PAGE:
The trade restrictions are nothing new. There have been some restrictions before, such as the U.S-China trade war and trade sanctions that increased economic nationalism. However, those are minor compared with the one caused by COVID-19. These restrictions have led to shortages of pharmaceutical and medical supplies, which are in need now more than ever due to the persistence of the infections. As a result of this, manufacturers are under pressure to increase their domestic production while those overseas are looking for ways to ship their products to their customers in time despite the pandemic. Despite these challenges, there is one advantage that the pandemic has brought- it has exposed weaknesses in the current supply chain that needs to be corrected in the future.
The challenges during COVID-19 showed that the interdependence or global nature of supply chains is a weakness as much as it is a strength. They highlighted that most organizations are not wired to manage interconnectivity in case of disruptions and adverse impacts. In short, the pandemic has shown us that if companies are to be resilient in the future and thrive, they need to change.
Beyond the economic and operational challenges highlighted by the pandemic, no change has been experienced yet. However, we expect that the changes in our supply chains will happen faster than it would have been the case had the pandemic not occurred. As a starting point, companies must recognize the shifts in customers, business operations, workforce and technologies. Although we still do not know the pandemic's long-term effects, what is clear is that it has helped fast track the necessary shifts in customer value and requirements.
Post-pandemic, many companies will likely change their strategies regarding supply. As it has emerged, relying on one company to supply products leaves your network vulnerable. It is even worse when the supplier that produces a given item is in one country. A disruption in such a scenario will be disastrous. Stand by identifying where risks lie so that you can develop a plan to protect yourself from them. As we advance, you will need to map your supply chain. The process should entail distribution facilities and a transportation hub. The goal of mapping is to categorize suppliers as either high-risk or low-risk. Identifying these risks gives you the information needed to diversify sources or stockpiling, which is necessary to address potential disruption.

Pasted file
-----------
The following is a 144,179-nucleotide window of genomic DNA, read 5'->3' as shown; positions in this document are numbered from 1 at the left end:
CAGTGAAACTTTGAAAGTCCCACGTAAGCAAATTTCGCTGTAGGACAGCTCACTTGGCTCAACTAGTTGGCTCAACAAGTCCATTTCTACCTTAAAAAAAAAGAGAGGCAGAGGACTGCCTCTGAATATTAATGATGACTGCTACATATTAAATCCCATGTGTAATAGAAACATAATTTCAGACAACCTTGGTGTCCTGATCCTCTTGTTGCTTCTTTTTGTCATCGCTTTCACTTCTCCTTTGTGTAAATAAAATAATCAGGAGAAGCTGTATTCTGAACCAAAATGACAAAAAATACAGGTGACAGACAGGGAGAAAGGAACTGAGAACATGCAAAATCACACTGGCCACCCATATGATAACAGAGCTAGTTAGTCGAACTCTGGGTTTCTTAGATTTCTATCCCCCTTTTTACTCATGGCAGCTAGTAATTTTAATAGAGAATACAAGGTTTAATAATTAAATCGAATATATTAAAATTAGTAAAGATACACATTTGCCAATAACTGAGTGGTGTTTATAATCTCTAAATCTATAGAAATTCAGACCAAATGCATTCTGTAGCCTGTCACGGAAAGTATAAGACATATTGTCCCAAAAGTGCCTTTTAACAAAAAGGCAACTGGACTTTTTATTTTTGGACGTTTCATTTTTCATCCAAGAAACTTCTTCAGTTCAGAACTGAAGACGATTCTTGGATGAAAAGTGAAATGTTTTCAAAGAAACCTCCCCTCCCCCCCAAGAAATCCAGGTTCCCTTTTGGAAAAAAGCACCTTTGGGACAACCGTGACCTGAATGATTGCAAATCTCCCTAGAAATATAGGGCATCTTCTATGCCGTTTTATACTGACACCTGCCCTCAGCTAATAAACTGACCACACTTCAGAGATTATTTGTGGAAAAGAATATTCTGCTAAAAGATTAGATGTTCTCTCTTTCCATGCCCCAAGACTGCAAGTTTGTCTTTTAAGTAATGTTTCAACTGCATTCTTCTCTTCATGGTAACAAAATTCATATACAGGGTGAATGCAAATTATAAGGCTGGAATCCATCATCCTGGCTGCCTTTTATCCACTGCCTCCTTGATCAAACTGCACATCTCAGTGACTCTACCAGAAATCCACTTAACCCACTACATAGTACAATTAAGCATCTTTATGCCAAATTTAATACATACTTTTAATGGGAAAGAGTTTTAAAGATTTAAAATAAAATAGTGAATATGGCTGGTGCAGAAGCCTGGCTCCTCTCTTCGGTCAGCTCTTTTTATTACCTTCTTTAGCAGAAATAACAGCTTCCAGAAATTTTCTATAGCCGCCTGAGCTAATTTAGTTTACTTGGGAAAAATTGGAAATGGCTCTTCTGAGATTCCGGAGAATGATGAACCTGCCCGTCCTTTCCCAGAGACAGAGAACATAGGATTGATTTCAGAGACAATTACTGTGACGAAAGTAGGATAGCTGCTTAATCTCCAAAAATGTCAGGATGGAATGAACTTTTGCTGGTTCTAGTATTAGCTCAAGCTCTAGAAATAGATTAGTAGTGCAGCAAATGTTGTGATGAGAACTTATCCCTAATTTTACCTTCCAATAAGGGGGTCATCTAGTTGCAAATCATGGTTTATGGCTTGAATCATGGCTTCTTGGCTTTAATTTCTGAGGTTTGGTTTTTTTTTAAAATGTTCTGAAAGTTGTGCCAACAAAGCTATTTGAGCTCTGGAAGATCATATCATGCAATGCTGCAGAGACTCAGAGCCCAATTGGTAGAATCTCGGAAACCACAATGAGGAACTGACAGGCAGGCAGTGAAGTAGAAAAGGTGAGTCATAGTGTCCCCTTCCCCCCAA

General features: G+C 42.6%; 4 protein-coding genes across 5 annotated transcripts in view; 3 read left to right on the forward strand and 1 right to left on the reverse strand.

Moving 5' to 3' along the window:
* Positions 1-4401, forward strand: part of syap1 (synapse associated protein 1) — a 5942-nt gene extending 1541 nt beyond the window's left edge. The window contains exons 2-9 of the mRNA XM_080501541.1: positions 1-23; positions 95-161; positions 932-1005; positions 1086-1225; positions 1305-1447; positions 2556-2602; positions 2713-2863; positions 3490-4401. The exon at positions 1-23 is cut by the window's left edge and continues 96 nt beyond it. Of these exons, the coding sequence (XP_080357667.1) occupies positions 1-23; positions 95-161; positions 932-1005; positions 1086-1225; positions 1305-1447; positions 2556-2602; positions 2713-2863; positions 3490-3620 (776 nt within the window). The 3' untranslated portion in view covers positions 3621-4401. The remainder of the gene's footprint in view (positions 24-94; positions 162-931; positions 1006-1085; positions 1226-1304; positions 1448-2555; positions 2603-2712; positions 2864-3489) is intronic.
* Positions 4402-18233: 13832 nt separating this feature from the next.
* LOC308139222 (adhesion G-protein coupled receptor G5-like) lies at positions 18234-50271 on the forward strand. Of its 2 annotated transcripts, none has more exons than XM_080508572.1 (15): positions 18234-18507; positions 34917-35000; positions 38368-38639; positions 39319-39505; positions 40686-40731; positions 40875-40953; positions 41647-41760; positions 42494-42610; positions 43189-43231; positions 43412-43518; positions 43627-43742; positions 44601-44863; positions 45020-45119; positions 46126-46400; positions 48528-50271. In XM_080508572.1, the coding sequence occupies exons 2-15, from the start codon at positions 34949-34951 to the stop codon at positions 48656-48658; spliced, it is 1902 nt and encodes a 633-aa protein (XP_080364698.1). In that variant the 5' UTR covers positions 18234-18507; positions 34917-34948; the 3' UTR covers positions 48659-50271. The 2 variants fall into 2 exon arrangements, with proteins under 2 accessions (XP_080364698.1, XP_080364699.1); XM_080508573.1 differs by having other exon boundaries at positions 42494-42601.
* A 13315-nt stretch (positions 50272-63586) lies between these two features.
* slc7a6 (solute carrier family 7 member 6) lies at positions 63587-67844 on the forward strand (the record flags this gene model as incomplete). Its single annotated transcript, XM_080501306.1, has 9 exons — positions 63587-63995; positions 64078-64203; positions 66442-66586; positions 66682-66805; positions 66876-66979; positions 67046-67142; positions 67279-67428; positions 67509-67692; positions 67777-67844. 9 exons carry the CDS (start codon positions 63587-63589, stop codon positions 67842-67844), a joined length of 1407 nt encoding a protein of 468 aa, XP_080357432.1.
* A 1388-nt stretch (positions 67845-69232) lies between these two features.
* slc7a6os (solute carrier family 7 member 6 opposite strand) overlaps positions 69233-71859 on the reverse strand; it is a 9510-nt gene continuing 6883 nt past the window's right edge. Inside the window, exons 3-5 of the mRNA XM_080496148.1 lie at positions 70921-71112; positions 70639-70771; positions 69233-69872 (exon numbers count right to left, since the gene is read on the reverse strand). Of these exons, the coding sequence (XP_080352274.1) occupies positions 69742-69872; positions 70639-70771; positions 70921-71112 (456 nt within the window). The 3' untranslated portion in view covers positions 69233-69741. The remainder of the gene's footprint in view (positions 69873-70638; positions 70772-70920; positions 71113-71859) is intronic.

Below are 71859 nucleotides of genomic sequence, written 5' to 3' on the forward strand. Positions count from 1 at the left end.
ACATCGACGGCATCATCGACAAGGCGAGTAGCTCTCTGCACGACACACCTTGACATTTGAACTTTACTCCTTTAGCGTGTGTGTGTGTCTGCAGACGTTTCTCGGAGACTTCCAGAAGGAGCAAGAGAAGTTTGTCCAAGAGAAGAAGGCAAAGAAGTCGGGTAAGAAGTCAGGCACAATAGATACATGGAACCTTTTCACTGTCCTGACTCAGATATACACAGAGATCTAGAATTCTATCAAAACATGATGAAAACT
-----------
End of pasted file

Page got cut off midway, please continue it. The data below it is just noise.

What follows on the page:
The easiest way to address the problem of dependence even after the pandemic will be to add more sources in locations that will not be vulnerable to risks, regardless of whether they are low or high-risk. This has proven successful in the past, mainly when the US-China trade war forced companies to adopt a “China Plus One” strategy of spreading production between countries in China and other Southeast Asian countries such as Vietnam, Indonesia and Thailand. From now on, reducing dependence on one country such as China will reduce the risk of completely failing to deliver in case of a pandemic or other disruptive events. Although it will be a good thing, reducing dependency on China will not be easy on some products.
In a nutshell, although the pandemic has damaged many things, it has exposed lots of vulnerabilities that must be fixed if we are to stand future risks and disasters. Although we should not depend so much on globalization, we should not completely back away from it as it has its strengths. However, we should never depend too much on some countries and routes for the supply of products.